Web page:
Trio of Nationals clear revocable waivers, opening trade door

Chris Lingebach
August 23, 2018 - 8:17 pm

Brad Mills-USA TODAY Sports


Mike Rizzo said the Nationals weren't done putting players on waivers. On Thursday, we learned, at some point in the past few days, that Ryan Zimmerman, Matt Wieters and Gio Gonzalez all cleared revocable trade waivers unclaimed, and Mark Reynolds, claimed by the Braves, was pulled back.

Wieters and Gonzalez can now be traded to any team.

Since Zimmerman has 10-and-5 rights – as a player who's accrued 10 years of Major League service time and spent the past five consecutive years with the same team – he can veto any trade scenario proposed. You saw this when Orioles' center fielder Adam Jones nixed a trade to the Phillies earlier this summer.

Wieters and Gonzalez both have expiring contracts, though Wieters seems the less appealing trade target. Gonzalez, 7-10 with a 4.51 ERA on the season, could provide a contending team with rotational depth down the stretch.

Zimmerman is the most alluring trade prospect, a 14-year veteran who's hit 12 home runs in just 56 games this season, and is coming off the best season of his career in 2017. He also seems the unlikeliest to be traded, given his veto power and his place in Nationals history. How ready is Washington to tell Zimmerman they have an offer for him they're willing to accept but need his blessing? Could make for an awkward situation should he say no, considering he's a cornerstone player in the organization with two more years remaining on his contract.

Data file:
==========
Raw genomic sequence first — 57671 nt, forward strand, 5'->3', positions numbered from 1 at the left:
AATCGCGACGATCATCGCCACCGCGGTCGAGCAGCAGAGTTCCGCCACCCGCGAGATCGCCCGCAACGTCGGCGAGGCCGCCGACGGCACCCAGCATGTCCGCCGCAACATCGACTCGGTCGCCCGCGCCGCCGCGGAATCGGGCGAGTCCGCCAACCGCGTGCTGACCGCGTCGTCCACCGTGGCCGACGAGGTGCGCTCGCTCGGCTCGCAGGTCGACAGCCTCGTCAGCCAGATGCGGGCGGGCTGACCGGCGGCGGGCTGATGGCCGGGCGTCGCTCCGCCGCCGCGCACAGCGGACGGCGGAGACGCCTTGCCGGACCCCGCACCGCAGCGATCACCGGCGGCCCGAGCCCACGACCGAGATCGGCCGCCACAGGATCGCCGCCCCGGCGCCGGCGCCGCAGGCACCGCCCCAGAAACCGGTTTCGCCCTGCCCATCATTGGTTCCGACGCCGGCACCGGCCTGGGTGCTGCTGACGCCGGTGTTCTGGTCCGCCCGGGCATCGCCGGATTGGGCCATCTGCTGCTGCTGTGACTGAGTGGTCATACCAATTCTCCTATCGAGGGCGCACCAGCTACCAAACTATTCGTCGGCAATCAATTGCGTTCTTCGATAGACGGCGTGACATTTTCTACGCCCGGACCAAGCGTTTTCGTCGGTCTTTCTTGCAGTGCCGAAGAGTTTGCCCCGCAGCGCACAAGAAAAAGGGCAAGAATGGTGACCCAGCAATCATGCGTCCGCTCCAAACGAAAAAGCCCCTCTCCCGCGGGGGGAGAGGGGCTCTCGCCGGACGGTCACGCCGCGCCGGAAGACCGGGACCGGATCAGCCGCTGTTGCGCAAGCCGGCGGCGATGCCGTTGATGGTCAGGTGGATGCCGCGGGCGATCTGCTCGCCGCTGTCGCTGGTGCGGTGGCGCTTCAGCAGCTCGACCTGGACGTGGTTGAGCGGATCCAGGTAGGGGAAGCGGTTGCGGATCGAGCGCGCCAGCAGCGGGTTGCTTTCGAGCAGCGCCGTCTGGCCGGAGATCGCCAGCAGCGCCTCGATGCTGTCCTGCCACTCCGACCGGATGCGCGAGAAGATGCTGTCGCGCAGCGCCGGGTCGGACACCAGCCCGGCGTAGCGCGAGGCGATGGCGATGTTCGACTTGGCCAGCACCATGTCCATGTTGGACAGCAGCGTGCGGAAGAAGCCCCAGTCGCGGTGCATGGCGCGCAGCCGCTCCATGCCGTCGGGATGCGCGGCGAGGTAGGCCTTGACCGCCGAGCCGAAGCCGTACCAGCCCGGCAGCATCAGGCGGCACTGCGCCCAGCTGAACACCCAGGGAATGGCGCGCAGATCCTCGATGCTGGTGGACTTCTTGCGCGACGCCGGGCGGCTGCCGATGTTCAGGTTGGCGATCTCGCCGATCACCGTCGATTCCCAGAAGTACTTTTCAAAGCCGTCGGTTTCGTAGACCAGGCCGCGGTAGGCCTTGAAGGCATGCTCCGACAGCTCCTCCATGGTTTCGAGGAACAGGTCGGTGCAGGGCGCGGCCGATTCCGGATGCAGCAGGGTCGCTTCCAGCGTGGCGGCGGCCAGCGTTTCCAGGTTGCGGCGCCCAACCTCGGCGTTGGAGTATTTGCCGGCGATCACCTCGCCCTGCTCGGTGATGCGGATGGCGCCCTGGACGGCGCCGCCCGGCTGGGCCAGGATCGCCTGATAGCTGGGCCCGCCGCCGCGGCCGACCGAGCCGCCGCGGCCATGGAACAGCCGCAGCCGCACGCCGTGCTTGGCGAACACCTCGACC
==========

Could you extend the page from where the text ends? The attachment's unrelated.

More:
It's understandable why the Nats wouldn't want Reynolds going to the Braves, their first-place division rival. What we don't know is how serious Atlanta's interest in Reynolds was.

Waiver priority goes in order of reverse standings (worst to best record), in that player's own league (in this case, the NL), followed by reverse standings in the NL. So it's quite possible Atlanta put a claim in on Reynolds just to block the Cubs, the only NL team with a better record, from getting any stronger. Or any AL contenders for that matter. They would deploy this strategy by claiming Reynolds, and then not engaging in any meaningful trade discussions with the Nationals.

For Nats fans hoping not to see another beloved player walk out the door, you're looking at about an eight-day window here. While teams can still acquire players after Aug. 31, any new acquisitions from Sept. 1 through the end of the regular season are ineligible for the postseason, reducing the incentive for buyers.

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